Info & Resources

How much do you know about George Stiebel, the builder of Devon House?

George Stiebel
Written by Staff Writer

Devon House was built in St. Andrew by George Stiebel, Jamaica’s first black millionaire, in 1881. Stiebel was the son of a Jamaican woman and a German Jew. He quit school at 14 and became apprenticed to a carpenter. By 19, he was involved with the reconstruction of the Ferry Inn. With money given to him by his father, George bought a ship in the 1840s and began moving cargo between North and South America, purchasing two more ships to enlarge his business in the West Indies. In 1851, he married Magdalene Baker, the daughter of a Moravian missionary; they had a son and a daughter. In 1856, his ships were destroyed in a storm, but he survived, and since he had put all his money securely in a leather belt, he was able to use it to start a career as a peddler in Venezuela. He began trading gold and ultimately invested in a gold mine. By 1873, the success of his very profitable business was marred by the death of his son, and George returned home to Jamaica, the island’s first black millionaire. After his return, he purchased a large number of properties, which included a cattle pen called Minard in St. Ann, where he built a lavish home that was the family’s favorite vacation spot. In 1881, he commissioned Charles P. Lazarus to build the Devon House Mansion. Stiebel was active in philanthropy and continued his efforts to improve the social and economic conditions in the country. Serving as Custos of St. Andrew, he was instrumental in providing the funding for the Great Exhibition of 1891, which was designed to introduce tourism to the island. Stiebel received the honor of Companion of the Most Distinguished Order (C.M.G.) in recognition of his services to the island from the British Queen Victoria. George Stiebel died in 1896 at age 75. The Jamaican Government bought the property in the 1960s, and it was declared a National Monument in 1990.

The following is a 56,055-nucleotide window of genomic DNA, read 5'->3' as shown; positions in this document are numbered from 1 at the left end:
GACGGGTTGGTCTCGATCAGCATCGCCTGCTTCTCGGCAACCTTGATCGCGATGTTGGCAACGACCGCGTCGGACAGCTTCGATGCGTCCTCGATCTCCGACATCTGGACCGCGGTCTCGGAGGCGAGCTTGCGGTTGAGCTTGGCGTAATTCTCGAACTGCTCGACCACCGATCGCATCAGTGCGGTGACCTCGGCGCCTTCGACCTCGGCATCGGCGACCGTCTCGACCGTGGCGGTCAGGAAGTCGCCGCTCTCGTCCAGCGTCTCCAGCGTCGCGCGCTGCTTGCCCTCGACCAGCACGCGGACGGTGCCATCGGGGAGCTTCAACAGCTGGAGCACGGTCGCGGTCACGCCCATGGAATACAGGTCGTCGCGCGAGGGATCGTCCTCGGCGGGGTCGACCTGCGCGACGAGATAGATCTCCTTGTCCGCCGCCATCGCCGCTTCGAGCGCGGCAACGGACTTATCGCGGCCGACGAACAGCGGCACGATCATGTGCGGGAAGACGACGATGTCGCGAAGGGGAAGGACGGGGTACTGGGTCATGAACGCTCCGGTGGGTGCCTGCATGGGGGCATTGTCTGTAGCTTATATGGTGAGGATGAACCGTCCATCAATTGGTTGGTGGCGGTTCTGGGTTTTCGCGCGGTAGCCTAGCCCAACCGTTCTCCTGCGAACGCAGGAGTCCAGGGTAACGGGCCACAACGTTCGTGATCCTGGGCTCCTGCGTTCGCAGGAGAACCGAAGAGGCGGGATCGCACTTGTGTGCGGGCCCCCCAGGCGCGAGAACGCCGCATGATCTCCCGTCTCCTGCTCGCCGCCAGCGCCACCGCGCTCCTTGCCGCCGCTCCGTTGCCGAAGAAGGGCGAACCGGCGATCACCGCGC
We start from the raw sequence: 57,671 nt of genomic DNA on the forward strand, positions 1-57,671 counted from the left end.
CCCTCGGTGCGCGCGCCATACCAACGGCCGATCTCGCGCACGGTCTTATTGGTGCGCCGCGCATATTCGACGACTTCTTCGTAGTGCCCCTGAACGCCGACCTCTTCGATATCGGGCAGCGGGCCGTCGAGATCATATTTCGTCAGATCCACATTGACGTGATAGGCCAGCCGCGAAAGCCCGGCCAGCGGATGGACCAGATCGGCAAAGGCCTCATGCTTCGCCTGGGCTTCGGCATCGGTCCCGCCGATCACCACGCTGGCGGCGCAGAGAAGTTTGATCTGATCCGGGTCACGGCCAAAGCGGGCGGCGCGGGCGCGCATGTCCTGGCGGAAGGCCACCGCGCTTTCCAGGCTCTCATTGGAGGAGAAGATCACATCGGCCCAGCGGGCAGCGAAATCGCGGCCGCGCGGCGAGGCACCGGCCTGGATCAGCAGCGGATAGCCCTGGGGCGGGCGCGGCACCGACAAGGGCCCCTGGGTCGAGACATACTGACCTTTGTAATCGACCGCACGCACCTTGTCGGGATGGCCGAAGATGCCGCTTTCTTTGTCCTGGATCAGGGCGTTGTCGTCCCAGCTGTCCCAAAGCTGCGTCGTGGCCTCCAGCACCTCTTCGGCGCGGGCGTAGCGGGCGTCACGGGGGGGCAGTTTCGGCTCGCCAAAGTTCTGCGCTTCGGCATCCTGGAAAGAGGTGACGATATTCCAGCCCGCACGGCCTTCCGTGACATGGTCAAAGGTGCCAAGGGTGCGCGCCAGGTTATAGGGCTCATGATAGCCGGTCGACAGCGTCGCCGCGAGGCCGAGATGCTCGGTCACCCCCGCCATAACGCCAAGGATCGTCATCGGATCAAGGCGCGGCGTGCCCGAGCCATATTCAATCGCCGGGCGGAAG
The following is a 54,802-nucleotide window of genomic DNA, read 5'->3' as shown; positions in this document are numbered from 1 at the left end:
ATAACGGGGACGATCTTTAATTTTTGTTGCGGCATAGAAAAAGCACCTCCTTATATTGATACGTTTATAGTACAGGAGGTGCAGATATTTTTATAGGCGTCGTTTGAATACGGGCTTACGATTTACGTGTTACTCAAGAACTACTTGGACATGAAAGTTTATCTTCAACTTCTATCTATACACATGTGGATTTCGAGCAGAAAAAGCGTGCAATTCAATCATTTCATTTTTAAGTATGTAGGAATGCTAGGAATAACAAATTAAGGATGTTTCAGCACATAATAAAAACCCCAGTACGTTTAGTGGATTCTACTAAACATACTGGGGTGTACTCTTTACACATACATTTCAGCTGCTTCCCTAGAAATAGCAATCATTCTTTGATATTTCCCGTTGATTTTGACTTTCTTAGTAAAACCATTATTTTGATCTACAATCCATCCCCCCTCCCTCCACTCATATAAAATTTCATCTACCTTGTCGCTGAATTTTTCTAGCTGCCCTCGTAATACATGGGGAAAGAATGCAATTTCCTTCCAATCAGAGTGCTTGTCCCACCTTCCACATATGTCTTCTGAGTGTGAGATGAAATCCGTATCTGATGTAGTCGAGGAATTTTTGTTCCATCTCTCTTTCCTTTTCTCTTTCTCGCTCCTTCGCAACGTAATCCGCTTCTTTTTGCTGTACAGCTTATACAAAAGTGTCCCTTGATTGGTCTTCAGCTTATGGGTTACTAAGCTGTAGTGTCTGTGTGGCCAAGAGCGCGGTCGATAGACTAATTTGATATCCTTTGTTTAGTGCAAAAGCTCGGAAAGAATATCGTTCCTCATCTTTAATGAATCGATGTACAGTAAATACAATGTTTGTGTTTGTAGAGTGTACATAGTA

Photo Courtesy @jamlife23 | Instagram

About the author

Staff Writer

  • T Arthur 1

    Interesting piece but I do wonder if he considered himself a blackman. He seemed well integrated into the pantation system and perhaps of the colour to pass muster as a whiteman. Was is vaunted philantropy aimed extended to the enslaved and later to the recently freed.